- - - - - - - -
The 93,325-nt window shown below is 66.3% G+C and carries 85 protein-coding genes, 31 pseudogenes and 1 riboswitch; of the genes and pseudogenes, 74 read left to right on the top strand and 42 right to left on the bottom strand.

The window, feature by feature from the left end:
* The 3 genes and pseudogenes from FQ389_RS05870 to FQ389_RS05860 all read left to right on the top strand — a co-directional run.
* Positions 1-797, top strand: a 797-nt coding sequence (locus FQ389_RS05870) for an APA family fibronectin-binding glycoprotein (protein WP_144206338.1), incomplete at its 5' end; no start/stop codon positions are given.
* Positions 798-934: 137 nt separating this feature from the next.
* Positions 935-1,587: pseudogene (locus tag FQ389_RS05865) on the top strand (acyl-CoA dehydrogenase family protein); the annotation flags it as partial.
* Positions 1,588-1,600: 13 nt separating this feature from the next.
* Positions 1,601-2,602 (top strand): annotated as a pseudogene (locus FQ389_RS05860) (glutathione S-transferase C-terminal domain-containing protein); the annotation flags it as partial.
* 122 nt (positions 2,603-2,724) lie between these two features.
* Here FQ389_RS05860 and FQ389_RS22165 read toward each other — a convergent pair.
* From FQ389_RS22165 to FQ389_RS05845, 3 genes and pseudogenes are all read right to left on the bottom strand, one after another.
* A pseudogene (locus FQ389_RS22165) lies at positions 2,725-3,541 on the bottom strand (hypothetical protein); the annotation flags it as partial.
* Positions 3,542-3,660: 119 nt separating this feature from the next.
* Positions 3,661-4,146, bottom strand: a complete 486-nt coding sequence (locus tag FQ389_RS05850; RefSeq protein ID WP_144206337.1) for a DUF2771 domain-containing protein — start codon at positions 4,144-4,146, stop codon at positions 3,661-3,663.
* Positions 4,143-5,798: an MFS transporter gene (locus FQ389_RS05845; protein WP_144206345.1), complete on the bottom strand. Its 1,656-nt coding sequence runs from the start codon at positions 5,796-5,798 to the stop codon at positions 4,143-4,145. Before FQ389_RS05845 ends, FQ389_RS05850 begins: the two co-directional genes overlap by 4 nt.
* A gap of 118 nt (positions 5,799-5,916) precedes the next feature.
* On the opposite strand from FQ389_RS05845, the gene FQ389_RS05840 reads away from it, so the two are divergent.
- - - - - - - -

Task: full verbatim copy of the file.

The 93,325-nt window shown below is 66.3% G+C and carries 85 protein-coding genes, 31 pseudogenes and 1 riboswitch; of the genes and pseudogenes, 74 read left to right on the top strand and 42 right to left on the bottom strand.

The window, feature by feature from the left end:
* The 3 genes and pseudogenes from FQ389_RS05870 to FQ389_RS05860 all read left to right on the top strand — a co-directional run.
* Positions 1-797, top strand: a 797-nt coding sequence (locus FQ389_RS05870) for an APA family fibronectin-binding glycoprotein (protein WP_144206338.1), incomplete at its 5' end; no start/stop codon positions are given.
* Positions 798-934: 137 nt separating this feature from the next.
* Positions 935-1,587: pseudogene (locus tag FQ389_RS05865) on the top strand (acyl-CoA dehydrogenase family protein); the annotation flags it as partial.
* Positions 1,588-1,600: 13 nt separating this feature from the next.
* Positions 1,601-2,602 (top strand): annotated as a pseudogene (locus FQ389_RS05860) (glutathione S-transferase C-terminal domain-containing protein); the annotation flags it as partial.
* 122 nt (positions 2,603-2,724) lie between these two features.
* Here FQ389_RS05860 and FQ389_RS22165 read toward each other — a convergent pair.
* From FQ389_RS22165 to FQ389_RS05845, 3 genes and pseudogenes are all read right to left on the bottom strand, one after another.
* A pseudogene (locus FQ389_RS22165) lies at positions 2,725-3,541 on the bottom strand (hypothetical protein); the annotation flags it as partial.
* Positions 3,542-3,660: 119 nt separating this feature from the next.
* Positions 3,661-4,146, bottom strand: a complete 486-nt coding sequence (locus tag FQ389_RS05850; RefSeq protein ID WP_144206337.1) for a DUF2771 domain-containing protein — start codon at positions 4,144-4,146, stop codon at positions 3,661-3,663.
* Positions 4,143-5,798: an MFS transporter gene (locus FQ389_RS05845; protein WP_144206345.1), complete on the bottom strand. Its 1,656-nt coding sequence runs from the start codon at positions 5,796-5,798 to the stop codon at positions 4,143-4,145. Before FQ389_RS05845 ends, FQ389_RS05850 begins: the two co-directional genes overlap by 4 nt.
* A gap of 118 nt (positions 5,799-5,916) precedes the next feature.
* On the opposite strand from FQ389_RS05845, the gene FQ389_RS05840 reads away from it, so the two are divergent.